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Home / Rosacea / Rosacea: a guide to treatment

Rosacea: a guide to treatment

Learn more about the rosacea treatments available

Rosacea is a long-term skin condition that causes widespread facial redness. It is caused by excess blood flow in the blood vessels in the face.

In the most uncomplicated cases, people will experience flare-ups of red bumps and broken blood vessels on their skin. However, in the worst cases, people experience symptoms a lot of the year and their skin may thicken as they age.

Close up of young woman’s cheek with rosacea.

While not curable, you can reduce symptoms. But, there are numerous treatments for the variety of symptoms that occur. From creams to cryosurgery, we’re discussing the range of rosacea treatments available.

What prescription rosacea treatments are available?

The first-line treatment for rosacea symptoms is prescription treatment. You may need these long-term or short-term when you have symptom flare-ups.

You get them from having a consultation with your doctor or a skincare specialist (a dermatologist). You can also order certain rosacea medicines online at euroClinix.

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There are two main types of rosacea treatment available on prescription: topical and tablets.

Rosacea creams & gels

There are a variety of topical treatments available on prescription. These treatments target the spots, redness and inflammation.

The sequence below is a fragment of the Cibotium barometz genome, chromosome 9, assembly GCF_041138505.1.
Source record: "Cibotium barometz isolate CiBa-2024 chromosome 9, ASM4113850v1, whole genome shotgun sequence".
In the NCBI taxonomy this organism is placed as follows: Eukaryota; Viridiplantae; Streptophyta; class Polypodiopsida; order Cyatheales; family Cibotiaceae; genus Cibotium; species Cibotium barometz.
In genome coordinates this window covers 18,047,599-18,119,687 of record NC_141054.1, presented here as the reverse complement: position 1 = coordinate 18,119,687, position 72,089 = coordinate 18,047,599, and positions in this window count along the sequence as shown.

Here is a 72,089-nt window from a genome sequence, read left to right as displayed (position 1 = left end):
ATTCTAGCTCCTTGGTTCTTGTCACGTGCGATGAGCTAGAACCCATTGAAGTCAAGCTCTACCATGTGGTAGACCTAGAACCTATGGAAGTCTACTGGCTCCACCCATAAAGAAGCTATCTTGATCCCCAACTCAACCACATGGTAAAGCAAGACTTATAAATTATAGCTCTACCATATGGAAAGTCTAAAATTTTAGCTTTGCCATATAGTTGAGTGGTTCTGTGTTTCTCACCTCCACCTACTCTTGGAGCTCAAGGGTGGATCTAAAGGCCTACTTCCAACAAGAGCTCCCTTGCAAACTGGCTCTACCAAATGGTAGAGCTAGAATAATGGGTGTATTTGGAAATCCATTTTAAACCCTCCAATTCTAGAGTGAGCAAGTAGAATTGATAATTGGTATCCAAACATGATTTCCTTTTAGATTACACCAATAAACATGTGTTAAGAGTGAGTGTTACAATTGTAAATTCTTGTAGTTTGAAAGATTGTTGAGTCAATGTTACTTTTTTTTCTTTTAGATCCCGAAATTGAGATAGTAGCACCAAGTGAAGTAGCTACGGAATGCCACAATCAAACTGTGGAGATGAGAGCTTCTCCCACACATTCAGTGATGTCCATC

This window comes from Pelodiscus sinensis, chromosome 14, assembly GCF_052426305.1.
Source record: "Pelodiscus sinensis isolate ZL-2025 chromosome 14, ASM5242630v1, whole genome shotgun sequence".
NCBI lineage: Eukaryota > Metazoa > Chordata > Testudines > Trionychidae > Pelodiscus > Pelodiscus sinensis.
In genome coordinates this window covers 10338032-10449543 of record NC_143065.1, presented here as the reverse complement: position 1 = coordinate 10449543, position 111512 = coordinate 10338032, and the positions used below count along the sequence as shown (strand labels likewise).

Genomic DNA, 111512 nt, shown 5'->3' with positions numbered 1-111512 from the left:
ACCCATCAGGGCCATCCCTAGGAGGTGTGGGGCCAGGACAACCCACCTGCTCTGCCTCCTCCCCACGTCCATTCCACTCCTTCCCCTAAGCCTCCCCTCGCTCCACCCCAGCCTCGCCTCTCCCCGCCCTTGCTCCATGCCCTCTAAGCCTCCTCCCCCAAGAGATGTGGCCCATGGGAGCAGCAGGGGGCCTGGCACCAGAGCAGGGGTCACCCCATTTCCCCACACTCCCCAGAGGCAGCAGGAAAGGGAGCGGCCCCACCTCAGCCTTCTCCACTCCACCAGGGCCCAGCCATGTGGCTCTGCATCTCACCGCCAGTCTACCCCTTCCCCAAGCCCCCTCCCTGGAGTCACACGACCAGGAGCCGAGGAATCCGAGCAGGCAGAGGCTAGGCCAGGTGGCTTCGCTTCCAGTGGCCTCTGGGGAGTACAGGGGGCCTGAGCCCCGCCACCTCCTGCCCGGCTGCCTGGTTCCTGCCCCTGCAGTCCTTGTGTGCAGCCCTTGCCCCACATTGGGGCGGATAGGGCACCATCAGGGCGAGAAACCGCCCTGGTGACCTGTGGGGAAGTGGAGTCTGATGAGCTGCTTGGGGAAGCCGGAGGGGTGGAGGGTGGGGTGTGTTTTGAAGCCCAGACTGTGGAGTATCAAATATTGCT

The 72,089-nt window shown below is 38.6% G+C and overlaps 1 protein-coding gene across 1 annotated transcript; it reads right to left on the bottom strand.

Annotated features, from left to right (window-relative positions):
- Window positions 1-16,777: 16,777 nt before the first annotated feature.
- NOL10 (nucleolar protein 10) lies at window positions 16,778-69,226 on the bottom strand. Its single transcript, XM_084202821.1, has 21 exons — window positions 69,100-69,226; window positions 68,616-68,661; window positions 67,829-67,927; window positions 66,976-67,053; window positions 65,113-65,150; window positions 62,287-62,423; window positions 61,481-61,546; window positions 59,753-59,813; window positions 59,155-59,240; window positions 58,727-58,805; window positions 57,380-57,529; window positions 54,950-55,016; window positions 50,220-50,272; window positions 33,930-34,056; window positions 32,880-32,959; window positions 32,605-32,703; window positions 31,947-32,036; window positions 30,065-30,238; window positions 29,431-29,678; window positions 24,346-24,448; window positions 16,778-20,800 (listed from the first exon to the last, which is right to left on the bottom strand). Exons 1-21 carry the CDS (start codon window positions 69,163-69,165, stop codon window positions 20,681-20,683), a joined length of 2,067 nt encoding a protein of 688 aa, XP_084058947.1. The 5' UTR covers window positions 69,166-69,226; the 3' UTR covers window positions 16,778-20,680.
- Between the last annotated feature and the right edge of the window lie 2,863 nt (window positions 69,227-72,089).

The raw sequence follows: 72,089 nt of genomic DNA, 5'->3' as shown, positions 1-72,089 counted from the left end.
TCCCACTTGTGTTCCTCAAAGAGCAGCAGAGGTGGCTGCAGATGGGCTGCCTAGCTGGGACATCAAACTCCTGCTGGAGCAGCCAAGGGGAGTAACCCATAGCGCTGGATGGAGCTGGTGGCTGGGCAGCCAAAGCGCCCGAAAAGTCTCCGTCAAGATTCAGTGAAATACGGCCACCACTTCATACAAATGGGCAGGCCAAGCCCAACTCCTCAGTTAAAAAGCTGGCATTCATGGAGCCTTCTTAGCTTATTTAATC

Prescription creams on white background.

Some of the most commonly prescribed creams include:

  • Azelaic acid (Finacea or Azelex) - This is a type of acid made naturally from yeast. It has antibacterial properties that reduce bacteria in the skin that causes inflammation. You can use it long-term.
  • Metronidazole (Rozex or Metrogel) - This is an antibiotic gel that targets the bacteria which cause pustules and redness. Use it in short stints of 2 - 4 months, depending on the brand.
  • Brimonidine (Mirvaso) - Belongs to a class of medicines called alpha agonists. It tackles redness by narrowing the blood vessels and reducing excess blood flow. Doing so reduces redness.
  • Ivermectin (Soolantra) - Ivermectin is a newer treatment on the rosacea market. It has an anti-inflammatory effect that reduces the appearance of blemishes. It also kills tiny mites in the skin that can cause rosacea symptoms. You can use it for up to 4 months.